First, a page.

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Write an essay of 1,500 words, in which you compare and contrast the way nature is represented in the following Romantic poem and extract from a Romantic poem: Percy Bysshe Shelleys Mont Blanc and lines 452-542 fro

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T M A 0 4 Question: 'Write an essay of 1,500 words, in which you compare and contrast the way nature is represented in the following Romantic poem and extract from a Romantic poem: Percy Bysshe Shelley's 'Mont Blanc' and lines 452-542 from Book Sixth of The Prelude by William Wordsworth (Romantic Writings: An Anthology, pp.329-32 and pp.133-5 respectively). Introduction Both literary texts that we will be dealing with in this essay, Percy Bysshe Shelley's 'Mont Blanc' and an extract from Book 6 of The Prelude by William Wordsworth belong temporally to the Romantic Period (1780-1830), with the former having been written in 1816, and the latter completed in 1805, although it was not published until 1926. Wordsworth belongs to the 'first generation' of Romantic writers, whose Romantic literature was wartime literature. Thus he had lived through the Revolutionary period and had also witnessed the aftermath of it: the dissipation in a long war. Despite his initial sympathy towards the early ideas of the Revolution concerning man and human liberties, he came to abandon them, turning from a fervent progressist into a resigned conservatist. He began to argue against the received idea of poetic language as a refined mode of eloquence available only to those with an education in previous literary models, employing the 'language of men'. ...read more.


By these means, the sublime of Nature is being foregrounded. The starting lines of the second stanza talk of the scene before him, the Arve, which is represented as the Power: the universal realm of thought, which surprises us by 'bursting' into view like lightning ('Thus thou; Ravine of Arve...Bursting through these dark mountains...', ll.12-19). The syntax of these lines is unusual; 'Thus' probably confirms evidence for the previous claim, although it is not clear what is being demonstrated; then, we have sentence fragments, the use of dashes, even the word order of 'dark deep', that reverses typical locution. This disrupted, unusual syntax denotes the pressure of this overwhelming experience, causing Shelley's senses to instantly break down. Finally, we have an animating metaphor: the Ravine, which is addressed as if it were animate ('Thus thou'), and the Arve, which descends as Power from 'his secret throne' (ll.16-17). This allows for the writer to later address direct questions to Mont Blanc, suggesting a presence in it that finds an answering response in us ('Is this scene...once this silent snow?', ll.71-74). In this third stanza, Mont Blanc is presented as 'piercing the infinite sky' (l.60), whose subject mountains have 'unearthly forms' (l.62) ...read more.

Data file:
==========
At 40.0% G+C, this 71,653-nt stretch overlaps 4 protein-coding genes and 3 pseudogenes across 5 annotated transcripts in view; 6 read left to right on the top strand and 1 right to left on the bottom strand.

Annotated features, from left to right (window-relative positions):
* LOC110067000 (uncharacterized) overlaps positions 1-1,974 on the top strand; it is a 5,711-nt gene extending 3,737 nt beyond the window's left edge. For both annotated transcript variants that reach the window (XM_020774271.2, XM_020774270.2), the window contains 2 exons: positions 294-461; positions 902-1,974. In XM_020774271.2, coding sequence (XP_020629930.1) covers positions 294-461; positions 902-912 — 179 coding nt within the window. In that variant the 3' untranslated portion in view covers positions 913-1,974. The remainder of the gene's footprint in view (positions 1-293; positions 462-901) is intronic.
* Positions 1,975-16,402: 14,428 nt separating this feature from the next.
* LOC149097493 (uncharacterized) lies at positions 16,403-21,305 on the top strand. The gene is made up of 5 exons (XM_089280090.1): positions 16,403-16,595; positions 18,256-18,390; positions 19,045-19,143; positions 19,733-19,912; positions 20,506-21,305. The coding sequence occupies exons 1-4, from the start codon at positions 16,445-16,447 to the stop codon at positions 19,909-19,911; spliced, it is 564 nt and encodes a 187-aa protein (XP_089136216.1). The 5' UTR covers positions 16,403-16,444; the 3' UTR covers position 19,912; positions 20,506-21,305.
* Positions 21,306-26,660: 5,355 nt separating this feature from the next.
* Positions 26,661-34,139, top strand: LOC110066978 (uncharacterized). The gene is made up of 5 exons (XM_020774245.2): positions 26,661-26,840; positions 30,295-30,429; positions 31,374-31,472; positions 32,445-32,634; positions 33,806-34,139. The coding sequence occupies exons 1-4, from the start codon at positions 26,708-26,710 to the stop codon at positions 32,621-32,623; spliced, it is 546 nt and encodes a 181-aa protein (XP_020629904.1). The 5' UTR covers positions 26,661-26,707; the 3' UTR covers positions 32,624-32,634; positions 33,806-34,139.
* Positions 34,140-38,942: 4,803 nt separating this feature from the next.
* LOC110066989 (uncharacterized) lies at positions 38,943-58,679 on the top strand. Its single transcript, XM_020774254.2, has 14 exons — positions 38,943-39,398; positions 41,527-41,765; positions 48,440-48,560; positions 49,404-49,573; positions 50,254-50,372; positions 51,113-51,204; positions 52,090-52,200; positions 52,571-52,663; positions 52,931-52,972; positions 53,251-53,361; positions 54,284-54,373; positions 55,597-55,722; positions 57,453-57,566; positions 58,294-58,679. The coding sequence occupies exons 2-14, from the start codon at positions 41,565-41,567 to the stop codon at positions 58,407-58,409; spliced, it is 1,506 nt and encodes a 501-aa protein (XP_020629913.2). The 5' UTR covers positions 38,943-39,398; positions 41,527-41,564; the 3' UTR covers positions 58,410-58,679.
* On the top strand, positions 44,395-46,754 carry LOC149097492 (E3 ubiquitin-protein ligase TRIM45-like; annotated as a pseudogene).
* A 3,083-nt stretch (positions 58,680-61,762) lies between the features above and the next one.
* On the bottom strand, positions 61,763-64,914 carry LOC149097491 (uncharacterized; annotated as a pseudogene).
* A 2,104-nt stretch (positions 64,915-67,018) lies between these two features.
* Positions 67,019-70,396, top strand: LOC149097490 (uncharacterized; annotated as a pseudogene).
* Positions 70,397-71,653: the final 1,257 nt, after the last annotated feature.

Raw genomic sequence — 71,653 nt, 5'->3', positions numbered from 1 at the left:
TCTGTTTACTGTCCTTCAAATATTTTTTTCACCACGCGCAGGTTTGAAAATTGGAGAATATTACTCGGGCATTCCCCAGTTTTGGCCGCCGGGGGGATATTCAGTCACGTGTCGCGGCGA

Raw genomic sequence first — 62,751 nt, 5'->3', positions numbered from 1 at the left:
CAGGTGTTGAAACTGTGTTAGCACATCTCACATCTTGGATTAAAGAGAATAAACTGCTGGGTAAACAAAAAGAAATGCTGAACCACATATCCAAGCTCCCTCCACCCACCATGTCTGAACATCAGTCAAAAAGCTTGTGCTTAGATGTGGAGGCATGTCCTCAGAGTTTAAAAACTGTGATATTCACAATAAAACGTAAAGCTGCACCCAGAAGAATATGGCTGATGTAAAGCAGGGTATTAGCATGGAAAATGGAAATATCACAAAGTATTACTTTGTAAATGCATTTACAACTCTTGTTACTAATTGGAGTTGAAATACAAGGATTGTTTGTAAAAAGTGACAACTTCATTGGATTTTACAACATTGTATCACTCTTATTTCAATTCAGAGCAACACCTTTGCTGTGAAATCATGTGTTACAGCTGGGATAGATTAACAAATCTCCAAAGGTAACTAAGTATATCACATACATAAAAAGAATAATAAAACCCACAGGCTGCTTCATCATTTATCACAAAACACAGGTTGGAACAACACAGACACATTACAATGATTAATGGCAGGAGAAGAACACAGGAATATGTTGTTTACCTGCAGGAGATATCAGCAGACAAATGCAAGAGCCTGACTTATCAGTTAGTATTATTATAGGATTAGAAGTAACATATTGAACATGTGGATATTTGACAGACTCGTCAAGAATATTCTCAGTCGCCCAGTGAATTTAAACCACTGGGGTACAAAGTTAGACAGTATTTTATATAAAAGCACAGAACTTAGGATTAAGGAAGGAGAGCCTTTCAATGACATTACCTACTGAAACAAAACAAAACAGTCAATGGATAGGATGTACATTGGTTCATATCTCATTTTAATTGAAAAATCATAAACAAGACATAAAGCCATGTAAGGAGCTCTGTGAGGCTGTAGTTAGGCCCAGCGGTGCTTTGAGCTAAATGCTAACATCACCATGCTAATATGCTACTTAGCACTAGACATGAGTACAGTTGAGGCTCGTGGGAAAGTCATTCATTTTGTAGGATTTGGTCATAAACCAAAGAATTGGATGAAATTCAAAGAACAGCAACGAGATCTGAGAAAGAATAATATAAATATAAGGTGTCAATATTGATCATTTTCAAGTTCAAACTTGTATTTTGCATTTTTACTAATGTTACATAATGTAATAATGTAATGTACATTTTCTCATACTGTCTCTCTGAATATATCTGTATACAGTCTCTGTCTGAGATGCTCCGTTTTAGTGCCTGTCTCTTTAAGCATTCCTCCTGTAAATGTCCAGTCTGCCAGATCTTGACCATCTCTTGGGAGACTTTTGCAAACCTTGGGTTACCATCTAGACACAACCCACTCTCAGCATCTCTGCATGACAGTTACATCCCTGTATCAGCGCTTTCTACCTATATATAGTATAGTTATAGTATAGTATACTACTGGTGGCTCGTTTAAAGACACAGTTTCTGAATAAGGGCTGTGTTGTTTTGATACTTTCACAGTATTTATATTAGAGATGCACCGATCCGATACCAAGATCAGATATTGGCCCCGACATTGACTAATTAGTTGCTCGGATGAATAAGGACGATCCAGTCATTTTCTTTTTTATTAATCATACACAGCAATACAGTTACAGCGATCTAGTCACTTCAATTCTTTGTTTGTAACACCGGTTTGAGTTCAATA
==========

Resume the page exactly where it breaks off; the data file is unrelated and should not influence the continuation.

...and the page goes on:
The 'living thought/that never more could be' (ll.455-6) is succeeded by a reference to 'something evenmore about to be' (l.542). He is lost in the realm of time along with imagination, which transcends the human senses. Nevertheless,'the light of sense/goes out in flashes that have shown to us/the invisible world' (ll.534-6). This image conveys a denial that the normal faculties of consciousness are adequate to discover 'our destiny, our nature, and our home' (l.538). The repetition of 'hope' in Line 540 strongly foregrounds Wordsworth's desire to reconstitute its grounds in a dark time of post-revolutionary reaction and despair. Conclusion On balance, these two literary works share an interesting similarity in their use of apocalyptic and millennial imagery to express the relationship of man to Nature and to higher powers; they are both successful in making their readers aware of the greater harmony of the universe, both within and outside the boundaries of time. However, where Wordsworth admitted his disappointment on the view of real Mont Blanc, Shelley's reaction was the opposite. Furthermore, while Wordsworth places great emphasis on the interaction of the human mind with its environment, Shelley emphasises the passivity of the mind in the 'unremitting interchange' with 'the clear universe of things around' (ll.39-40); Nature is the messenger and the imagination acts upon it only after having received it. ...read more.

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